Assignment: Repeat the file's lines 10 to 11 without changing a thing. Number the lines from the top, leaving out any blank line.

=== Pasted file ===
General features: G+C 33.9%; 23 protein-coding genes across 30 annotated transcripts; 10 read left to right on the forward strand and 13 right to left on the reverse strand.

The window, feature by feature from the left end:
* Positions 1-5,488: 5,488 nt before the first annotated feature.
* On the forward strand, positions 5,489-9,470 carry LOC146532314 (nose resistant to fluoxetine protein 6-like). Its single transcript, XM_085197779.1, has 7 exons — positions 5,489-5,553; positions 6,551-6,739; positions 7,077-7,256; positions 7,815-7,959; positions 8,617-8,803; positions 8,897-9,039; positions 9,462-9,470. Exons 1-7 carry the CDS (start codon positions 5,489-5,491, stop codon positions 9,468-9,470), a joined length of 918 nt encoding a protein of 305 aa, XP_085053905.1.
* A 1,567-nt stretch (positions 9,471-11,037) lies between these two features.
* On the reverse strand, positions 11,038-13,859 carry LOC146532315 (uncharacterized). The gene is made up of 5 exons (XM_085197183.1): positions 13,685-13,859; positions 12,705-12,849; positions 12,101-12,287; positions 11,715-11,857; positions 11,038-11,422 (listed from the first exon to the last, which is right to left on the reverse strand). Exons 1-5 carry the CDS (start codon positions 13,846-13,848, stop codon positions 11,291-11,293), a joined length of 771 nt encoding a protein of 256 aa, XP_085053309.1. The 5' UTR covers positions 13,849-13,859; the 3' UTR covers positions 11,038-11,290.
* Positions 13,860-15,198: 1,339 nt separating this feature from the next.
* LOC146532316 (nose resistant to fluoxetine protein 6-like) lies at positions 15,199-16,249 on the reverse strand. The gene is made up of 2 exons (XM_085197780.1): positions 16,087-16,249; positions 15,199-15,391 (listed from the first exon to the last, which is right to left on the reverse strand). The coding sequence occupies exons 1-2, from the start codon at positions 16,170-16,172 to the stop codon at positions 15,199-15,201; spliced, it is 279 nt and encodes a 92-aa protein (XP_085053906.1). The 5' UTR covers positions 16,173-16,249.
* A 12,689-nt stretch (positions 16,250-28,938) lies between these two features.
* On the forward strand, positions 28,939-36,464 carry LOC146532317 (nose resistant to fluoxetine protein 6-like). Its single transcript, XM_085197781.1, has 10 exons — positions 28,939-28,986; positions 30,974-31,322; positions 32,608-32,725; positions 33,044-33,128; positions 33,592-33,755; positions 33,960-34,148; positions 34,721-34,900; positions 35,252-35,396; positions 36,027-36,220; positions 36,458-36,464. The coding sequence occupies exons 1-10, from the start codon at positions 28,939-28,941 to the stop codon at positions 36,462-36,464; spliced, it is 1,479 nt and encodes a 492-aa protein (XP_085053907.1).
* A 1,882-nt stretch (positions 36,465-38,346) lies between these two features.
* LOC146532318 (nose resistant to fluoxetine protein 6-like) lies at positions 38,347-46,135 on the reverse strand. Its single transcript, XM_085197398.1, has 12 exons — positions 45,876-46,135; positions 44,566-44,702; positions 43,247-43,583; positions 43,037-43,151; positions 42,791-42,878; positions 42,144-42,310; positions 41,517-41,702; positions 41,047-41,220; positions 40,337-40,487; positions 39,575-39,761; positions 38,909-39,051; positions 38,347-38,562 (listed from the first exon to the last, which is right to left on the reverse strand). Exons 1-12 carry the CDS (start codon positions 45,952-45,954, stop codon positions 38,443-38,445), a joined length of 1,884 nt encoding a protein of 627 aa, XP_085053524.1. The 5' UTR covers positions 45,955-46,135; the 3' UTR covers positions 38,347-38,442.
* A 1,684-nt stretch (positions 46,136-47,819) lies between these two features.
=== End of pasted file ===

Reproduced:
* On the forward strand, positions 28,939-36,464 carry LOC146532317 (nose resistant to fluoxetine protein 6-like). Its single transcript, XM_085197781.1, has 10 exons — positions 28,939-28,986; positions 30,974-31,322; positions 32,608-32,725; positions 33,044-33,128; positions 33,592-33,755; positions 33,960-34,148; positions 34,721-34,900; positions 35,252-35,396; positions 36,027-36,220; positions 36,458-36,464. The coding sequence occupies exons 1-10, from the start codon at positions 28,939-28,941 to the stop codon at positions 36,462-36,464; spliced, it is 1,479 nt and encodes a 492-aa protein (XP_085053907.1).
* A 1,882-nt stretch (positions 36,465-38,346) lies between these two features.